CONCORD, Calif. -- After playing shy in front of Bob Melvin in the early going of a much anticipated meeting Tuesday morning, middle-school students at De La Salle Academy quickly warmed to the A's manager, peppering him with a hodgepodge of questions."Are you famous?""That's probably dependent on the year we
CONCORD, Calif. -- After playing shy in front of Bob Melvin in the early going of a much anticipated meeting Tuesday morning, middle-school students at De La Salle Academy quickly warmed to the A's manager, peppering him with a hodgepodge of questions.
"Are you famous?"
"That's probably dependent on the year we have," Melvin said.
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"What are the catcher signals? Is it hard to share a stadium with the Raiders? Do you get free food there? Is your job stressful? Did you play with Babe Ruth?"
"What team do you root for?"
"Easiest one I've had all day," Melvin said, smiling. "The A's."
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Melvin's visit to the Concord school, situated about 25 miles northeast of Oakland, was surely the highlight of another rigorous day for many of the 60-plus enrolled students. The academy, a middle school for boys of academic promise from low-income families, operates on an intense curriculum and extended school hours -- 7 a.m. to 5 p.m. most days -- with hopes of ridding them from a cycle of poverty.
It opened in August 2014 with a first-year enrollment of 34 students in grades five and six, less than a year after Oakland native Ken Hofmann -- owner of the A's in partnership with Stephen Schott from 1995-2005 -- dreamed up the idea. Hofmann pledged $5 million to fund the first five years, and the academy will celebrate its first graduating eighth-grade class in 2017.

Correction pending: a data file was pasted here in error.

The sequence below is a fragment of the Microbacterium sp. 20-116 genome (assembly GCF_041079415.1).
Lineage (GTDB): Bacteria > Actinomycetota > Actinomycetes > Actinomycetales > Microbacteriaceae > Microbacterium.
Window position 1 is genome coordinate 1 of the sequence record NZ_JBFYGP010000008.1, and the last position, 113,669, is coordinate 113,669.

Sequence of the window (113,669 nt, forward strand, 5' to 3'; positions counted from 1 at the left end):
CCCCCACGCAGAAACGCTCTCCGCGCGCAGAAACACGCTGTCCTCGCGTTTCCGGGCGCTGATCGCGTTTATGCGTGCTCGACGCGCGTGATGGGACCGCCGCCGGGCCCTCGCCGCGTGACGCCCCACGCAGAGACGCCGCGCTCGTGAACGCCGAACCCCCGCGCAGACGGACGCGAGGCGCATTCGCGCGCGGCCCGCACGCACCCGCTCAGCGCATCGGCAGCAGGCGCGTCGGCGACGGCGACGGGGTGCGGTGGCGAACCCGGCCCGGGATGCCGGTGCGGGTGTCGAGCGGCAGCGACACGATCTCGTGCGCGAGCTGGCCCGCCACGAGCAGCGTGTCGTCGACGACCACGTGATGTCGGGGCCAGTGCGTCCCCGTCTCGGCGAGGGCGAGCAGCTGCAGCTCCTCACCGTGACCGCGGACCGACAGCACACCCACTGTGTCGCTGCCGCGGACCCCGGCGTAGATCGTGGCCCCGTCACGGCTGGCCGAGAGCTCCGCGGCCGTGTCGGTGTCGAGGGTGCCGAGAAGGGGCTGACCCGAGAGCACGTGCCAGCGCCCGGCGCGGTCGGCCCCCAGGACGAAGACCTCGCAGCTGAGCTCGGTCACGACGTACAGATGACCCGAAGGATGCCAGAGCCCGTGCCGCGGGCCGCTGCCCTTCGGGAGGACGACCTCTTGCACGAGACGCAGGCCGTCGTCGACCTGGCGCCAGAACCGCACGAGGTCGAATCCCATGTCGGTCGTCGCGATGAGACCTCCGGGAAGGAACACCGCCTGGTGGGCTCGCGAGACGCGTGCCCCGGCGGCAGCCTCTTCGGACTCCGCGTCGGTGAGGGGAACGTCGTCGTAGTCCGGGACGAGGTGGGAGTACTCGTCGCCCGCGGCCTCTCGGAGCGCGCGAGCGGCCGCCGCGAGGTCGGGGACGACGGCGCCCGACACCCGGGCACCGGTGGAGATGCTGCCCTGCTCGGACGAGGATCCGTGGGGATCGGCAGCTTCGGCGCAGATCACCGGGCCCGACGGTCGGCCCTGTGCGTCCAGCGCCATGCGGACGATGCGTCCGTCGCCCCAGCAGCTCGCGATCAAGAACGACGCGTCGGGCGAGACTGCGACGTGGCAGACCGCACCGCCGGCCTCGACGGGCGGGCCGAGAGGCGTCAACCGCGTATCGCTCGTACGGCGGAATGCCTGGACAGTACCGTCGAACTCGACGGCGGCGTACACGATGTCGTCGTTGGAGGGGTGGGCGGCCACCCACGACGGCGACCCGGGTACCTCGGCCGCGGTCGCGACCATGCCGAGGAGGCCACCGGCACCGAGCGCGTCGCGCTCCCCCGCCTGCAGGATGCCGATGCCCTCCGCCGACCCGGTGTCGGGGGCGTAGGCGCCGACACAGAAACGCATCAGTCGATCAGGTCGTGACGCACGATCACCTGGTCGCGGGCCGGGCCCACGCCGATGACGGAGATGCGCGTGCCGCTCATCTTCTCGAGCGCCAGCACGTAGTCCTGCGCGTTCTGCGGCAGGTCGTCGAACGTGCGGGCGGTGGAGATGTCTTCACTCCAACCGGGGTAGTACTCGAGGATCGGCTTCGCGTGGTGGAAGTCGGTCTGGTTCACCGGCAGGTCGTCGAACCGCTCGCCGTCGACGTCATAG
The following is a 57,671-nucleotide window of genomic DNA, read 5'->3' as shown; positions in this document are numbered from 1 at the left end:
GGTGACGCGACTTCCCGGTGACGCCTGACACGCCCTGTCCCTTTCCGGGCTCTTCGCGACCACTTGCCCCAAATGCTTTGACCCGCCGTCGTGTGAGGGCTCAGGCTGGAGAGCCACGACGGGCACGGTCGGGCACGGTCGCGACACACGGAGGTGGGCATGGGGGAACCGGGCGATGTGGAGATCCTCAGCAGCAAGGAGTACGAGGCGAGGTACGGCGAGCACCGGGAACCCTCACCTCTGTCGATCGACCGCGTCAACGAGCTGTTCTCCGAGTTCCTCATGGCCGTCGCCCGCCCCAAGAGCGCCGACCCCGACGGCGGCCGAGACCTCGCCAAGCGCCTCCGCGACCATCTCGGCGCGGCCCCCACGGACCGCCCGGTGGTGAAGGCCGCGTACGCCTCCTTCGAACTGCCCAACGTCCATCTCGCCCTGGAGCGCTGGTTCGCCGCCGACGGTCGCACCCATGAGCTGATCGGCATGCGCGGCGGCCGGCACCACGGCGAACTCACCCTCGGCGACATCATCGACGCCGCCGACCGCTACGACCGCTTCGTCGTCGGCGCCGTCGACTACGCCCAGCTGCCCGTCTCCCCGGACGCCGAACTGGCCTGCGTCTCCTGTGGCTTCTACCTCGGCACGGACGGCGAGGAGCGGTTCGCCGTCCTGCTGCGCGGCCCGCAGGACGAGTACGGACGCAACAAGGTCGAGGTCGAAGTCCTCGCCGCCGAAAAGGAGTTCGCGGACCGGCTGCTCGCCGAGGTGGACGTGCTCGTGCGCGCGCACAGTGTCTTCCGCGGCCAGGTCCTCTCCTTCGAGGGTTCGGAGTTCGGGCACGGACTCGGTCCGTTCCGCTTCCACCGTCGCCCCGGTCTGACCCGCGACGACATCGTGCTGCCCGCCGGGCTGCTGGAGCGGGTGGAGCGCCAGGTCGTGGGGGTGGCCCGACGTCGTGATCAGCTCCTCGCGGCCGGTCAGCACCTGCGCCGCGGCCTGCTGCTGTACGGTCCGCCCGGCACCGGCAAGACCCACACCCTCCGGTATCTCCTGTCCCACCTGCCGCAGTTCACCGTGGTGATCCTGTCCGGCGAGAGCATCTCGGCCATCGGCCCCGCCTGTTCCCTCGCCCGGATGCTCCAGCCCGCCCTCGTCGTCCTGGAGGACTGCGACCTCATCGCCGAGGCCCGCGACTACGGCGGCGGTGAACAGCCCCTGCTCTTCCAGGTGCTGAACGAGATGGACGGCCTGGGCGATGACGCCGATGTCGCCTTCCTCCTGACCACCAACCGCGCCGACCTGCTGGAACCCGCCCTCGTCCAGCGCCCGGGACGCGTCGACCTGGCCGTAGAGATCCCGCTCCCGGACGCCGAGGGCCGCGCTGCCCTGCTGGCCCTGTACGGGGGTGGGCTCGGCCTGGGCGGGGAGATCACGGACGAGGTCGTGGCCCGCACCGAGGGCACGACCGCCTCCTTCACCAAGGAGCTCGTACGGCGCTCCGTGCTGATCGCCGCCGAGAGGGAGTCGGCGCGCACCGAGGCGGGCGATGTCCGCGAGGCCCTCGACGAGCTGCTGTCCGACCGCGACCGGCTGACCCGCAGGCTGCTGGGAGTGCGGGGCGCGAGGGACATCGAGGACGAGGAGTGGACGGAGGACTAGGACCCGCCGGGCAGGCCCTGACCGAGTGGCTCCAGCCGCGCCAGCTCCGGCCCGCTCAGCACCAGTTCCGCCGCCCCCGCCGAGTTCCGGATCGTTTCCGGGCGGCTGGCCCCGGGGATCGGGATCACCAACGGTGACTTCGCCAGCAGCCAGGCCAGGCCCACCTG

The school is considered a division of De La Salle High School of Concord, which is expected to welcome most, if not all, of the academy's eighth-graders who applied. Together, the schools put forth an emphasis not just on academics, but also structure, social and cross-cultural skills and community building.
Hofmann has hosted the academy's classes at A's games in the past, making Oakland fans out of some students -- several of whom were in awe of Melvin on Tuesday morning, including a pair of eighth-graders who gave him a tour of the school.
"We hear that you guys are big fans of the A's, and we appreciate that," Melvin said. "To be able to be the manager of your hometown team is pretty special, so I'm always aware of guys like you watching us and trying to put on a good show for you guys.
"There's a pride factor of being at home that's like nowhere else. We're certainly trying to put together good teams so that you can be proud of us."
In the spirit of Thanksgiving, the A's have also been active at the St. Vincent De Paul Free Dining Room in Oakland this past week, assisting with feeding the less fortunate. Several front-office members participated as volunteers, including general manager David Forst, who served meals with the organization on Tuesday morning.
Jane Lee has covered the A's for MLB.com since 2010. Follow her on Twitter @JaneMLB.